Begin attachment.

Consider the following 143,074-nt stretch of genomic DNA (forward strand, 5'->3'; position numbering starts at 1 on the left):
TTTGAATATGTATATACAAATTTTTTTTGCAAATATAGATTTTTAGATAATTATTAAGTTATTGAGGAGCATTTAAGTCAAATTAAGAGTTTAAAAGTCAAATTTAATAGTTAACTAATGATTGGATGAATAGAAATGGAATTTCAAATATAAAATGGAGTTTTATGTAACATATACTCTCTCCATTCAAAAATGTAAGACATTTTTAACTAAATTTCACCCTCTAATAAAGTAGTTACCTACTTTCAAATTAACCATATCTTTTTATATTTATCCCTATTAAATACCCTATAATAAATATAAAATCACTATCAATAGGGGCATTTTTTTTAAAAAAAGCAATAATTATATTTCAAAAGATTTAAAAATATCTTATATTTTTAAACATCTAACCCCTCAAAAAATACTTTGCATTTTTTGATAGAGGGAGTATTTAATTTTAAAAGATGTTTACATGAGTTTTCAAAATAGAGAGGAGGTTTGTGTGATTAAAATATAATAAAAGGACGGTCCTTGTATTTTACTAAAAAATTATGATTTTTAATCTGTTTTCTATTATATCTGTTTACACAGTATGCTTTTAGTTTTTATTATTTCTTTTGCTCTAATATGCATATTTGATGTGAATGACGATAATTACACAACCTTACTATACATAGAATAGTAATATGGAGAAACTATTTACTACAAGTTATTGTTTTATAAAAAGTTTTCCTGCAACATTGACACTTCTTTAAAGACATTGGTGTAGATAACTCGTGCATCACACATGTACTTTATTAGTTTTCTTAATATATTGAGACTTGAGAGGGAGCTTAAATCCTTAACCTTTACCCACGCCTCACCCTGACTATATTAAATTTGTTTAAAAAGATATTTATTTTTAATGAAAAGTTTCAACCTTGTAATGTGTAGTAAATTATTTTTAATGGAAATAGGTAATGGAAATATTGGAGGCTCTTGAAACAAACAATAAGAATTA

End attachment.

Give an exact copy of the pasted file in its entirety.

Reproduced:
Consider the following 143,074-nt stretch of genomic DNA (forward strand, 5'->3'; position numbering starts at 1 on the left):
TTTGAATATGTATATACAAATTTTTTTTGCAAATATAGATTTTTAGATAATTATTAAGTTATTGAGGAGCATTTAAGTCAAATTAAGAGTTTAAAAGTCAAATTTAATAGTTAACTAATGATTGGATGAATAGAAATGGAATTTCAAATATAAAATGGAGTTTTATGTAACATATACTCTCTCCATTCAAAAATGTAAGACATTTTTAACTAAATTTCACCCTCTAATAAAGTAGTTACCTACTTTCAAATTAACCATATCTTTTTATATTTATCCCTATTAAATACCCTATAATAAATATAAAATCACTATCAATAGGGGCATTTTTTTTAAAAAAAGCAATAATTATATTTCAAAAGATTTAAAAATATCTTATATTTTTAAACATCTAACCCCTCAAAAAATACTTTGCATTTTTTGATAGAGGGAGTATTTAATTTTAAAAGATGTTTACATGAGTTTTCAAAATAGAGAGGAGGTTTGTGTGATTAAAATATAATAAAAGGACGGTCCTTGTATTTTACTAAAAAATTATGATTTTTAATCTGTTTTCTATTATATCTGTTTACACAGTATGCTTTTAGTTTTTATTATTTCTTTTGCTCTAATATGCATATTTGATGTGAATGACGATAATTACACAACCTTACTATACATAGAATAGTAATATGGAGAAACTATTTACTACAAGTTATTGTTTTATAAAAAGTTTTCCTGCAACATTGACACTTCTTTAAAGACATTGGTGTAGATAACTCGTGCATCACACATGTACTTTATTAGTTTTCTTAATATATTGAGACTTGAGAGGGAGCTTAAATCCTTAACCTTTACCCACGCCTCACCCTGACTATATTAAATTTGTTTAAAAAGATATTTATTTTTAATGAAAAGTTTCAACCTTGTAATGTGTAGTAAATTATTTTTAATGGAAATAGGTAATGGAAATATTGGAGGCTCTTGAAACAAACAATAAGAATTA